Narada describes, "Brahma first received the Vedic education from Krsna, as the clouds receive water from the ocean. That Vedic education or instruction which was spoken by Brahma to the world was then reposed upon the mountain of Sandipani Muni"

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Expressions researched:
"Brahmā first received the Vedic education from Kṛṣṇa, as the clouds receive water from the ocean. That Vedic education or instruction which was spoken by Brahmā to the world was then reposed upon the mountain of Sāndīpani Muni"

Other Books by Srila Prabhupada

Nectar of Devotion

In other words, Brahmā first received the Vedic education from Kṛṣṇa, as the clouds receive water from the ocean. That Vedic education or instruction which was spoken by Brahmā to the world was then reposed upon the mountain of Sāndīpani Muni. Sāndīpani Muni's instructions to Kṛṣṇa are like a reservoir of water on the mountain, which flows as a river and goes again to mix with the source, the ocean of Kṛṣṇa." To be more clear, the idea is that Kṛṣṇa actually cannot be instructed by anyone, just as the ocean does not receive water from any source but itself.

Kṛṣṇa's speech, which contains all good qualities in the universe, is described in the following statement by Uddhava: "The words of Kṛṣṇa are so attractive that they can immediately change the heart of even His opponent. His words can immediately solve all of the questions and problems of the world. Although He does not speak very long, each and every word from His mouth contains volumes of meaning. These speeches of Kṛṣṇa are very pleasing to my heart."

11. Highly Learned

When a person is highly educated and acts strictly on moral principles, he is called highly learned. A person conversant in different departments of knowledge is called educated, and because he acts on moral principles, he is called morally stout. Together, these two factors constitute learning.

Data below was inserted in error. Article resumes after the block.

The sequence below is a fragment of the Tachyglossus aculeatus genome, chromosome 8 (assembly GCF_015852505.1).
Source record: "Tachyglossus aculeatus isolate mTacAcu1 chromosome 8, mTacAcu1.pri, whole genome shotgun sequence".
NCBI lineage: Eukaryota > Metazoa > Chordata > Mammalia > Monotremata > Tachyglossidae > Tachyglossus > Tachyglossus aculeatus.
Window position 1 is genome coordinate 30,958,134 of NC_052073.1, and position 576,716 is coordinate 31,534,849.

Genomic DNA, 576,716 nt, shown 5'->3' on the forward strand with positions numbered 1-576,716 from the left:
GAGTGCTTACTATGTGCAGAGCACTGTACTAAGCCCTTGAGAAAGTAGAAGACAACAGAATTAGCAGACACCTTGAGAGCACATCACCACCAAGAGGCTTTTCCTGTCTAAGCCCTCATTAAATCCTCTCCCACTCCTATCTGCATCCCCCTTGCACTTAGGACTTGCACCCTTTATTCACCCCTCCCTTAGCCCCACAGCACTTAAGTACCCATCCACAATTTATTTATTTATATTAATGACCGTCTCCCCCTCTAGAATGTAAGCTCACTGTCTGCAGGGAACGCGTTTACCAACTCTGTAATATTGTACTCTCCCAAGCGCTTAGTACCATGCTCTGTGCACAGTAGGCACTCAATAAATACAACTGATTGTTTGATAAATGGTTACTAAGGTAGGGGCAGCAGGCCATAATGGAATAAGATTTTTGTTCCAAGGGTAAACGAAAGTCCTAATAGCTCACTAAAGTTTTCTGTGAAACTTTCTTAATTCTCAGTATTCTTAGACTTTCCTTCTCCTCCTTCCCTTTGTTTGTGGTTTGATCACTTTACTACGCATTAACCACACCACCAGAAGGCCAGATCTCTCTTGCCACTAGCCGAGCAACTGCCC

Kṛṣṇa's receiving education from Sāndīpani Muni is described by Śrī Nārada Muni as follows: "In the beginning, Lord Brahmā and others are as clouds of evaporated water from the great ocean of Kṛṣṇa. In other words, Brahmā first received the Vedic education from Kṛṣṇa, as the clouds receive water from the ocean. That Vedic education or instruction which was spoken by Brahmā to the world was then reposed upon the mountain of Sāndīpani Muni. Sāndīpani Muni's instructions to Kṛṣṇa are like a reservoir of water on the mountain, which flows as a river and goes again to mix with the source, the ocean of Kṛṣṇa." To be more clear, the idea is that Kṛṣṇa actually cannot be instructed by anyone, just as the ocean does not receive water from any source but itself. It only appears that the rivers are pouring water into the ocean. So it is clear that Brahmā received his education from Kṛṣṇa, and from Brahmā, via the disciplic succession, this Vedic instruction was distributed. Sāndīpani Muni is likened to the river which is flowing down again to that same original ocean of Kṛṣṇa.

The Siddhas, the inhabitants of Siddha-loka (where all are born with fully developed mystic powers), and the Cāraṇas, the inhabitants of a similar planet, pray to Kṛṣṇa as follows: "My Lord Govinda, the goddess of learning, who is decorated with fourteen kinds of educational ornaments, whose intelligence is all-pervading within the four departments of the Vedas, whose attention is always on the lawbooks given by great sages like Manu, and who is appareled in six kinds of expert knowledge—namely Vedic evidence, grammar, astrology, rhetoric, vocabulary, and logic, and whose constant friends are the supplements of the Vedas and Purāṇas, decorated with the final conclusion of all education—has now acquired an opportunity to sit with You as a class friend in school, and she is now engaged in Your service."

Kṛṣṇa, the Supreme Personality of Godhead, does not require any education, but He gives a chance to the goddess of learning to serve Him. Being self-sufficient, Kṛṣṇa does not require the service of any living entity, although He has many devotees. It is because Kṛṣṇa is so kind and merciful that He gives the opportunity to everyone to serve Him, as though He requires the service of His devotees.

Regarding His moral principles, it is stated in the Śrīmad-Bhāgavatam that Kṛṣṇa is ruling over Vṛndāvana as death personified to the thieves, as pleasing bliss to the pious, as the most beautiful Cupid to the young girls and as the most munificent personality to the poor men. He is as refreshing as the full moon to His friends, and to His opponents He is the annihilating fire generated from Lord Śiva. Kṛṣṇa is therefore the most perfect moralist in His reciprocal dealings with different kinds of persons. When He is death personified to the thieves, it is not that He is without moral principles or that He is cruel; He is still kind, because to punish thieves with death is to exhibit the highest quality of moral principles. In the Bhagavad-gītā, also, Kṛṣṇa says that He deals with different kinds of persons according to their dealings with Him. Kṛṣṇa's dealings with devotees and with nondevotees, although different, are both equally good. Because Kṛṣṇa is all good, His dealings with everyone are always good.